Be Fair to Those Who Care

Salon has a review of the third day of the Supreme Court hearings on the Affordable Care Act, titled ‘A Brutal Day for Health Care.’

What I hear on the radio and read in the news as I work in the industry has me heartsick. Science, common sense and common decency say we cannot be a healthy or just nation when some of our hardest workers are one health problem away from bankruptcy. I see the expensive and devastating consequences of having to postpone basic preventive care. With a demographic bulge of older Americans entering Medicare, it seems insane to set them up to enter with dire needs when basic primary care could keep most of us healthy.

On the front lines of health care are millions of low-wage workers, many of whom lack health insurance themselves. They will be some of the first people who will benefit from strong health care reform. If you don’t think of a family, a worker, or an elder when you hear the word, ‘Medicaid’, you should. These are the people I serve. Why should those whose labor makes a public good possible be denied the benefits?

The federal spending issue turns on the expansion of Medicaid. Under the ACA, millions of the working poor – people with incomes up to 133 percent of the federal poverty level – are eligible for Medicaid. From 2014 to 2016, the federal government will pay 100 percent of the costs. Then its share decreases, to 90 percent after 2020. Because the ACA also gives states assistance with their new administrative costs, overall state spending will actually be lowered.

Twenty-six states are claiming that this conditional spending unconstitutionally coerces them, because they cannot realistically forgo the money, and because if they refuse to expand their rolls, they might lose every cent of Medicaid money. But let’s be clear: This is not about the states wanting to conserve their own money. It is about the states refusing to spend federal money, to help people that they do not want to help. (Paul Clement, the attorney for the challenging states, declared that his argument would not change if the federal government permanently paid 100 percent of the costs.)

Last week at Brown I heard a legal expert, Sara Rosenbaum, say that this case is the most important since Brown v. Board of Education. Those times also were contentious and painful. This time I fear that we will land on the wrong side of history.

Maybe the Government Needs to Regulate CEO Pay

After adjusting for inflation, we pay CEOs today four times what they made in the 1970’s.  Pay-for-performance is the idea behind exorbitant CEO pay, but the fact is that CEO’s make big money whether their companies perform or not.  CEO pay is a problem that is affecting us all as we struggle to afford housing, health care and education in the middle class, while the 1% continues to hoard resources.  We need to reach some social consensus on what to do about this problem.  Otherwise, the stratification will continue.  From Time:  Are We Paying Our CEOs Enough: A New Survey From the Wall Street Journal and Hay Group Suggests Maybe Not | Business | TIME.com.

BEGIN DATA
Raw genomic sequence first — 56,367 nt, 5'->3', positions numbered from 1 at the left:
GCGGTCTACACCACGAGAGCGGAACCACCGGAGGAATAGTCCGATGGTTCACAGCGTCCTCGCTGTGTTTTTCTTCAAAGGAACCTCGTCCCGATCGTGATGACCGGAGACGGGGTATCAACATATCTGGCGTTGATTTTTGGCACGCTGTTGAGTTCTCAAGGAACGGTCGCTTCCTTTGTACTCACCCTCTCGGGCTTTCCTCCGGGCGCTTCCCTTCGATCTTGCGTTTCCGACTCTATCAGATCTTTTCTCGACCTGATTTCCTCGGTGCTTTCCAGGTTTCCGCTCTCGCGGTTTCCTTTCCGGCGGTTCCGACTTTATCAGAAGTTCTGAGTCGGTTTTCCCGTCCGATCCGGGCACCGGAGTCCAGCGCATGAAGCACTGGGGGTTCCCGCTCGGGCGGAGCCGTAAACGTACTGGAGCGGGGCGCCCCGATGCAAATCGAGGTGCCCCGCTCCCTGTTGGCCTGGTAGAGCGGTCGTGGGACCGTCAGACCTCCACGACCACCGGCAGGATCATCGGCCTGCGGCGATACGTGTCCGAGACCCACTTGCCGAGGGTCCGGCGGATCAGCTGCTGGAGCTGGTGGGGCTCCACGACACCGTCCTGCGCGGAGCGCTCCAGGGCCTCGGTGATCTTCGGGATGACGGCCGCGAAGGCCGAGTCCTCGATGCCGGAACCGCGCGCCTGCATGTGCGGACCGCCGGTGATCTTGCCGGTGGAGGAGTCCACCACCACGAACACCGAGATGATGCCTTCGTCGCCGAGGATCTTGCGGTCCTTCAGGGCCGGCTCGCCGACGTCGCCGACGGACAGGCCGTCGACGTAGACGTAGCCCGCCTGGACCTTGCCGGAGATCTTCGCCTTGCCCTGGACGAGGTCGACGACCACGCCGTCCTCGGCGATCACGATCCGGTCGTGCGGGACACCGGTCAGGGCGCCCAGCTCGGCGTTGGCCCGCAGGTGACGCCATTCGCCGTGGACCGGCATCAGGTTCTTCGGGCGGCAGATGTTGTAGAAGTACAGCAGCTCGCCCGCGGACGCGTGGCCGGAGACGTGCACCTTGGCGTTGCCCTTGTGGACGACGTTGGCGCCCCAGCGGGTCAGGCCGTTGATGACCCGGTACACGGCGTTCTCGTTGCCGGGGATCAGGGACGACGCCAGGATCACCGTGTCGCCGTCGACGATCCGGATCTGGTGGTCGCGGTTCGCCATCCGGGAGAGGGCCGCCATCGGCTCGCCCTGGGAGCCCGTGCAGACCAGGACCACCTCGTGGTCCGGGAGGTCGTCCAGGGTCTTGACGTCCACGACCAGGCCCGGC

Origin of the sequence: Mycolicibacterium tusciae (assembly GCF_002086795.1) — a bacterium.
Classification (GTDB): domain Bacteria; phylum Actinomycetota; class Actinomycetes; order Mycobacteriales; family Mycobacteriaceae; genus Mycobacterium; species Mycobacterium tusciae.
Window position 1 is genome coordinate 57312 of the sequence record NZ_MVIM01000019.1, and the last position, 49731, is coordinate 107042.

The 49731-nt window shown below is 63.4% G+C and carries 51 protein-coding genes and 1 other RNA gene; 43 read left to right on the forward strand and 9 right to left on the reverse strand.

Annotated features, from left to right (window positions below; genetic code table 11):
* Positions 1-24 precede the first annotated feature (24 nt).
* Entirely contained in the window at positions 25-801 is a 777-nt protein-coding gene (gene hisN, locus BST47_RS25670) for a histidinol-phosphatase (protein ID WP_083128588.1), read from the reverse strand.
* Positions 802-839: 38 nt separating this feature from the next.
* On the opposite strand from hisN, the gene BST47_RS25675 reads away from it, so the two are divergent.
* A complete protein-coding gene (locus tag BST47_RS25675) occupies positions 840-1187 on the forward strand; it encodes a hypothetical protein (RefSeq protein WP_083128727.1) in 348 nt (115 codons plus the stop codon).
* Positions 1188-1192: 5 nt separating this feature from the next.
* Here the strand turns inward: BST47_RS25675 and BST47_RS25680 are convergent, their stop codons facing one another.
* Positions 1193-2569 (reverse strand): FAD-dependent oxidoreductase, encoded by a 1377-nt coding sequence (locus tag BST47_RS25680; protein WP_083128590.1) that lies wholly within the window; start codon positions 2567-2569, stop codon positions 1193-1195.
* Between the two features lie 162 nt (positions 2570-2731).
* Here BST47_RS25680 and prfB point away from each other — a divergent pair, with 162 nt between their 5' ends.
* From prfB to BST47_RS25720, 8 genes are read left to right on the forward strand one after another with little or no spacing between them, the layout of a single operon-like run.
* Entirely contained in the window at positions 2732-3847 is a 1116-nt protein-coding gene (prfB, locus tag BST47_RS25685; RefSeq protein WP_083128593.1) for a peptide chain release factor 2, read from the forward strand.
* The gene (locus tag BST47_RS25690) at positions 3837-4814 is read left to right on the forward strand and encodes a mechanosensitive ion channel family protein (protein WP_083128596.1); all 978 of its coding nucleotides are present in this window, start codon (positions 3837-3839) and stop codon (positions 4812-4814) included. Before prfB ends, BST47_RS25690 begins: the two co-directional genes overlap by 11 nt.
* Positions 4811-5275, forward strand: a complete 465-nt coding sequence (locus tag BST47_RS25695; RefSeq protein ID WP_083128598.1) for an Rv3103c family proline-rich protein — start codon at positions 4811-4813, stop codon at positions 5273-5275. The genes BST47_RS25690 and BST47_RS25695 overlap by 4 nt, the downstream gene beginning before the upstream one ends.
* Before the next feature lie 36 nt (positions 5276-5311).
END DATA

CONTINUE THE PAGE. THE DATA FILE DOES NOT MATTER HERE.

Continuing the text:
A fascinating post by a Chinese Herbalist about the “Hunza” indigenous people of Northern Pakistan, who eat the apricot or “Hunza” as a main staple of their diet.

Another Lethal Weapon

Cary Tennis on Salon.com has a reader looking for advice on what to do when mom won’t give up the keys…

Now the issue at hand is getting Mom to give up her car. She has macular degeneration with very impaired vision, but apparently not crossing the line into legal blindness. But there’s no doubt she’s a menace on the road, and she often forgets how to work her car, e.g., how to turn on the windshield wipers. She sees our pressing her to stop driving as yet another instance of our cruelty and desire to take away her freedom. She says she doesn’t care if she dies in a car accident, and when we point out that she might hurt others, she sniffs that that’s unlikely to happen.

Read the rest here.

I come up against this situation often. It’s not even only elderly– there are a lot of people whose physical condition makes driving a challenge. I work on finding alternative transportation, but there are not enough good options.

I talk to people who are much more able and flexible in their thinking than the lady in the Salon column, and we look at what’s out there for getting to errands and doctor’s appointments. Often it’s much more than inconvenience. Unless you live in Greater Providence, the bus service is thin and infrequent. RIDE picks up some of the slack, but it’s true that a car is more than a symbol of independence– it’s a means. Being car-less can be isolating.